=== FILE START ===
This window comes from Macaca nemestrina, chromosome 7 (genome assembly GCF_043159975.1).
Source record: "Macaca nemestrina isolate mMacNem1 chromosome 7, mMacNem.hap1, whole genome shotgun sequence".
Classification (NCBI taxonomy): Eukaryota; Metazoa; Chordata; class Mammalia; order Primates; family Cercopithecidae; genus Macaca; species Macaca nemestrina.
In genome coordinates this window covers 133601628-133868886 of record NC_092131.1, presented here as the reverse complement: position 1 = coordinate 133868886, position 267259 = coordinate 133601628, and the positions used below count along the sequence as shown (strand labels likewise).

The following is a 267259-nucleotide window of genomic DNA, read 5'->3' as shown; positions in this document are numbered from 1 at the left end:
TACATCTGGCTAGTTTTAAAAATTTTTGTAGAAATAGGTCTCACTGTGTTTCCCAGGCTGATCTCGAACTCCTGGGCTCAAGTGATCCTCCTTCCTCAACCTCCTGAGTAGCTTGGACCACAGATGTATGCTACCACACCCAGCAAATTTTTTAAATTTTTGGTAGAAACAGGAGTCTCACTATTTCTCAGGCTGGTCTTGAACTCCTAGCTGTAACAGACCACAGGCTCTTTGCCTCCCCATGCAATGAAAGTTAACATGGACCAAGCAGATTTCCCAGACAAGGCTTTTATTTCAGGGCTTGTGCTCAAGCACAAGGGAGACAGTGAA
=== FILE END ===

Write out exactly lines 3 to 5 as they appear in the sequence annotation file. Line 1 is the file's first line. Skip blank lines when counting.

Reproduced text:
Classification (NCBI taxonomy): Eukaryota; Metazoa; Chordata; class Mammalia; order Primates; family Cercopithecidae; genus Macaca; species Macaca nemestrina.
In genome coordinates this window covers 133601628-133868886 of record NC_092131.1, presented here as the reverse complement: position 1 = coordinate 133868886, position 267259 = coordinate 133601628, and the positions used below count along the sequence as shown (strand labels likewise).

The following is a 267259-nucleotide window of genomic DNA, read 5'->3' as shown; positions in this document are numbered from 1 at the left end: